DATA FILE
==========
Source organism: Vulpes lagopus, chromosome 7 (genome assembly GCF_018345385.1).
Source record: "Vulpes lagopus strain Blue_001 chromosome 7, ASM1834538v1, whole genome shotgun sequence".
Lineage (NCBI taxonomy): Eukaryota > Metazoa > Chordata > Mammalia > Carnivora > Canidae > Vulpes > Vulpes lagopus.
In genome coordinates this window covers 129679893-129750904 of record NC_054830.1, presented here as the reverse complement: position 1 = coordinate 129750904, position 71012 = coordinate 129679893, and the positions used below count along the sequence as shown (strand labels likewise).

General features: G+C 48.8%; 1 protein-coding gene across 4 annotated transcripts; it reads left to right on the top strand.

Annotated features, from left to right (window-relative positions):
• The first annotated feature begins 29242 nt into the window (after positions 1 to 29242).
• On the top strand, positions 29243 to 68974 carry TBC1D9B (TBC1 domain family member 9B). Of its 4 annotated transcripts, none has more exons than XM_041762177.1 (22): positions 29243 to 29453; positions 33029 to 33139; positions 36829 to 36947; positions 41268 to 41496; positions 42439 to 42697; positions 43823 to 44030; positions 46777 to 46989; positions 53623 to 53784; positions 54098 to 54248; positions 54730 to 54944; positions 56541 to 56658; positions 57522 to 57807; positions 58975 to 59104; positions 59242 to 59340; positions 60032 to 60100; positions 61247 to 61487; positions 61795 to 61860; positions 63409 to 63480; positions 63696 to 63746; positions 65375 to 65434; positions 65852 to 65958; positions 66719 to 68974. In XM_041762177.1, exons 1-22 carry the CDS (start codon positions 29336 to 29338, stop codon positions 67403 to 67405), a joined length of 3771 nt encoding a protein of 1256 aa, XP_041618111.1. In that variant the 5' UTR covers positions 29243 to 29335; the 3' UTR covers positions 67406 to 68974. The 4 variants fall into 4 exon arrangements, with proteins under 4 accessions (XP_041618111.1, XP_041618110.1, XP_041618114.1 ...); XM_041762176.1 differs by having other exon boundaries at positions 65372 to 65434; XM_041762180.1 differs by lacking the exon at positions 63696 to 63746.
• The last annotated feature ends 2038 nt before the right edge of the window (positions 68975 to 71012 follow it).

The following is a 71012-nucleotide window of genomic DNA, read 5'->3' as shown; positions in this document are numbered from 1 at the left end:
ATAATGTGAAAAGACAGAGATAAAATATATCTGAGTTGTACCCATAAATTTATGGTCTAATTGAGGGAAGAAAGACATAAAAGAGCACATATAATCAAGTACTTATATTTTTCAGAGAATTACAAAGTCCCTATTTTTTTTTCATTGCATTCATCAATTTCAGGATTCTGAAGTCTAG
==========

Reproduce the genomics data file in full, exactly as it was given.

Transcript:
Source organism: Vulpes lagopus, chromosome 7 (genome assembly GCF_018345385.1).
Source record: "Vulpes lagopus strain Blue_001 chromosome 7, ASM1834538v1, whole genome shotgun sequence".
Lineage (NCBI taxonomy): Eukaryota > Metazoa > Chordata > Mammalia > Carnivora > Canidae > Vulpes > Vulpes lagopus.
In genome coordinates this window covers 129679893-129750904 of record NC_054830.1, presented here as the reverse complement: position 1 = coordinate 129750904, position 71012 = coordinate 129679893, and the positions used below count along the sequence as shown (strand labels likewise).

General features: G+C 48.8%; 1 protein-coding gene across 4 annotated transcripts; it reads left to right on the top strand.

Annotated features, from left to right (window-relative positions):
• The first annotated feature begins 29242 nt into the window (after positions 1 to 29242).
• On the top strand, positions 29243 to 68974 carry TBC1D9B (TBC1 domain family member 9B). Of its 4 annotated transcripts, none has more exons than XM_041762177.1 (22): positions 29243 to 29453; positions 33029 to 33139; positions 36829 to 36947; positions 41268 to 41496; positions 42439 to 42697; positions 43823 to 44030; positions 46777 to 46989; positions 53623 to 53784; positions 54098 to 54248; positions 54730 to 54944; positions 56541 to 56658; positions 57522 to 57807; positions 58975 to 59104; positions 59242 to 59340; positions 60032 to 60100; positions 61247 to 61487; positions 61795 to 61860; positions 63409 to 63480; positions 63696 to 63746; positions 65375 to 65434; positions 65852 to 65958; positions 66719 to 68974. In XM_041762177.1, exons 1-22 carry the CDS (start codon positions 29336 to 29338, stop codon positions 67403 to 67405), a joined length of 3771 nt encoding a protein of 1256 aa, XP_041618111.1. In that variant the 5' UTR covers positions 29243 to 29335; the 3' UTR covers positions 67406 to 68974. The 4 variants fall into 4 exon arrangements, with proteins under 4 accessions (XP_041618111.1, XP_041618110.1, XP_041618114.1 ...); XM_041762176.1 differs by having other exon boundaries at positions 65372 to 65434; XM_041762180.1 differs by lacking the exon at positions 63696 to 63746.
• The last annotated feature ends 2038 nt before the right edge of the window (positions 68975 to 71012 follow it).

The following is a 71012-nucleotide window of genomic DNA, read 5'->3' as shown; positions in this document are numbered from 1 at the left end:
ATAATGTGAAAAGACAGAGATAAAATATATCTGAGTTGTACCCATAAATTTATGGTCTAATTGAGGGAAGAAAGACATAAAAGAGCACATATAATCAAGTACTTATATTTTTCAGAGAATTACAAAGTCCCTATTTTTTTTTCATTGCATTCATCAATTTCAGGATTCTGAAGTCTAG